After the substantial shakeup of the United States blanket security shield for the Gulf countries—because of 1) self-sufficiency in hydrocarbon production (fracking), 2) the whole new situation after the US led wars in Iraq, Afghanistan, Libya, Syria, and to some extent Yemen—security balance is changing in the area very, very rapidly. This forced the GCC countries to run left and right to secure their area of influence, I would argue without any proper due diligence.
    I red in the news articles, that due to this agreement, UAE will give Somaliland a blanket security guaranty. This is of course beyond the money which is going to change hands; this is quite substantial achievement for Somaliland in any account. If true, it is a very important step for Somaliland effort to become an independent country, and in regards to its territorial conflict with Puntland and Somalia itself at the end. To be fair, I would say this security guaranty is a remarkable gain for Somaliland, but very bad for Somalia.
    The Ethiopian Renaissance dam is reshaping the geopolitical balance between Ethiopia and Egypt since its construction was started back in 2010. The old status quo—which had put Egypt in a much better position—exited over 200 years now. Of course the looser party may not forget the old days of life which lasted over two centuries, and adapt to the new situation so easily and smoothly. I am a researcher and I haven’t seen any scientific publication, over the past 100 years, showing any quantitative catastrophic Nile water loss for Egypt, which could be caused by a dam construction with in the Ethiopian territory. It is all about geopolitics and keeping the peoples of Ethiopia in a perpetual poverty—LIKE THE FATE OF THE NUBIANS in Egypt itself.
    For any eventuality the following may be vital for Ethiopian interest as a counter measure: 1) build a strong cyber industry complex (both vertically and horizontally) for military and civil purpose (it may merit its own article but I would argue between 75 to 100,000 man strong hi-tech industry—so that macro-economically it will be self-sustained). It is a common practice that, any information could be gleaned this way ahead of time. And this is vital for a near-real-time decision making. 2) Assab in Eritrea and Berbera could be shadowed with relatively cheap and reliable military surveillance technologies available on the free market. 3) In the case of the worst scenario, both could be targeted with one facility (be it missile or otherwise) from within Ethiopia. The number of fighter jets in the above two locations, as is circulating in the news, will not immediately endanger the Ethiopian Renaissance dam. It is too far from there and too big to destroy within a couple of jet raids; except the psychological damage what it may bring. It will be more interesting to watch if the military hardware assortment and quantity—especially size of the ground force deployed in a given ratio of time (and the justification of that)—for the Ethiopian government. Real-time analysis and modeling of potential regional geopolitical scenario is the best and cheapest tool for us.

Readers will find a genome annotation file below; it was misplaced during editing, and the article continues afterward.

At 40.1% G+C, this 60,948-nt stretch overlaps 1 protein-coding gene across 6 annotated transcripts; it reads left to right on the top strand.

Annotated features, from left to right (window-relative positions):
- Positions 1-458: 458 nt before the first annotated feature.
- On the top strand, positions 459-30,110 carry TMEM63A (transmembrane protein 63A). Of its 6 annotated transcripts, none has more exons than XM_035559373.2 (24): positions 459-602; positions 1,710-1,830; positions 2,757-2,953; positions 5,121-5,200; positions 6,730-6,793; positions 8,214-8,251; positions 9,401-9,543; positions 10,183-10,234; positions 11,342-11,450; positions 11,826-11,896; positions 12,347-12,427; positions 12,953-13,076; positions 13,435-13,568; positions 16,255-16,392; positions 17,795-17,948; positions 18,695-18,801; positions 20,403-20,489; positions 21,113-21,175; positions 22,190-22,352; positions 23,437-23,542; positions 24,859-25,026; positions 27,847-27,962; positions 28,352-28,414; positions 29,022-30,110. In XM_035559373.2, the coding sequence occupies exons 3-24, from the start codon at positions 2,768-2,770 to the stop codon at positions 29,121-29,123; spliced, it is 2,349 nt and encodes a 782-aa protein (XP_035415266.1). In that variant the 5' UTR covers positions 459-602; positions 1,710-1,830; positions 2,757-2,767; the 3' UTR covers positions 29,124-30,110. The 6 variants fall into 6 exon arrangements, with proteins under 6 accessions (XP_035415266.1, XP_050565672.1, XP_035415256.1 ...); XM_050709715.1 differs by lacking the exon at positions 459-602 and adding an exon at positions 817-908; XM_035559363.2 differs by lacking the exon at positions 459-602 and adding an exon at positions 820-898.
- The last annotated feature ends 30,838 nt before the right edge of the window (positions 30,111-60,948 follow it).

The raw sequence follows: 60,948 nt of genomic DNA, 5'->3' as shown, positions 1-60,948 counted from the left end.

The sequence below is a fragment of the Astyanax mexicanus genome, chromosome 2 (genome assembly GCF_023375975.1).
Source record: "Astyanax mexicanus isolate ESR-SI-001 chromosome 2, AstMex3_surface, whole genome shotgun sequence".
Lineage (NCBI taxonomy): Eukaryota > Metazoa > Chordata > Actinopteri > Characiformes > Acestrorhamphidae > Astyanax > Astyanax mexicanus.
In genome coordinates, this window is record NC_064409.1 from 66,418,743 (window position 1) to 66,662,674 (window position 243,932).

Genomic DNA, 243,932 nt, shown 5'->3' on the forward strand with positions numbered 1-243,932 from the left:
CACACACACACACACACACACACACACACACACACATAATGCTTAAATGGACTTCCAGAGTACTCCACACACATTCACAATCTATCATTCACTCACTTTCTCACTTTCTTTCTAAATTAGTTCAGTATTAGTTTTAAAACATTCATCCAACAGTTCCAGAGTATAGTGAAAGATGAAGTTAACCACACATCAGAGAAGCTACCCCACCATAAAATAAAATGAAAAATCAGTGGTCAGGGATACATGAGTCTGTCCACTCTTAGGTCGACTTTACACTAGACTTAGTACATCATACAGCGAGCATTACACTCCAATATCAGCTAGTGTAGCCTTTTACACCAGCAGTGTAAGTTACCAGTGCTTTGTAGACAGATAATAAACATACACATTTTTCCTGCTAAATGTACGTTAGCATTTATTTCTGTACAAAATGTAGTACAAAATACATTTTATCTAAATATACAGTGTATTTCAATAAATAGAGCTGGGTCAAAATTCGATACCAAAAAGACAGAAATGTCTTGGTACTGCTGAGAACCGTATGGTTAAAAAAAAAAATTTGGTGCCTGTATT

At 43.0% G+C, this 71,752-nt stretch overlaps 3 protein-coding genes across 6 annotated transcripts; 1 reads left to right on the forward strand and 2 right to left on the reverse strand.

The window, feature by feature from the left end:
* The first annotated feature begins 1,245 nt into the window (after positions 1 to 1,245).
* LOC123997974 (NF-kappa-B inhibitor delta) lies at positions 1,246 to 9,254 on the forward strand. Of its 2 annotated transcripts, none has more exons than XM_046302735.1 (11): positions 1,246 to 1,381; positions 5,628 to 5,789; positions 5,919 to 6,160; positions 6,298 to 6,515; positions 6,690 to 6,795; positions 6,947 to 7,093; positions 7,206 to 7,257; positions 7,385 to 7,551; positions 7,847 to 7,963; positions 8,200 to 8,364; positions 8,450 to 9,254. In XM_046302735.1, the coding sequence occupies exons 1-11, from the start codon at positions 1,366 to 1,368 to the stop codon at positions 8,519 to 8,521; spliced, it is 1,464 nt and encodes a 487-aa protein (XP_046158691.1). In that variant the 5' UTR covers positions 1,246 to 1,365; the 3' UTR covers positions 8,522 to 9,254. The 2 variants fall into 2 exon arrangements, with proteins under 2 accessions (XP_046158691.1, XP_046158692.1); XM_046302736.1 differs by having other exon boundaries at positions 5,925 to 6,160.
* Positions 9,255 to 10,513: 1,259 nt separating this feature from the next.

For Ethiopia the most challenging time is between now and the complete dam-fill of the Renaissance dam (Research shows the next 5 years). Because a) we spent substantial amount of money on the dam, and 2) if Egypt somehow can act and destroy it now—We Ethiopian will be poorer by $5 billion USD. That will be a big hammer. But this may not lead to a reversal of the geopolitics dynamics shift from Egypt to Ethiopia; if Egypt really wants to achieve this there must be a several years long sustained civil war inside Ethiopia which have to be well managed by Egypt ( this also merits an article by itself).

  2. This is really interesting point of view and I could not agree more with the fact you stated. But I have few points I want to address.
    1. Ethiopia helped Somaliland during the war because it was part of the strategy to slipt Somalia. On top of that, Ethiopia does not have a port which very essential for trade and they saw the opportunity they can get a coast they can use as theirs, Berbera. Lastly, maybe there was some humanterian help that Ethiopia wanted to offer Somalis who are fleeing from civil war after Ethiopia signed the UN agreement of accepting asylum seekers.
    2. Ethiopian Airlines and franchised Universities give more interest to Ethiopia than Somaliland. These companies and institutions are expanding and will ally with any possible nation that can give them a great return to their interest.
    In short, Ethiopia might recognized Somaliland as a nation but they do because of one purpose which is they dont want Somalia to reunite in the case they magically decide. Ethiopia does basically nothing for Somaliland unless they are getting much greater return. Simple example for this could be the millions of ‘Somalilander’/Somalis they arrest at their borders for no reason and they torture daily.
    Somaliland should not be stuck with someone who helped one in a life time, but it should expand and take the opportunities that will benefit them for the future.

  3. I some of the comments left here seems to be protecting self interest from the devil petro-money.
    I see this analysis as fair and indepth sigh tbat applies true of our current geopolitical scenario.
    I don’t like Somaliland fallling back into the Arab or Othmanate’s laps that we got free in late 1880s.

Comments are closed.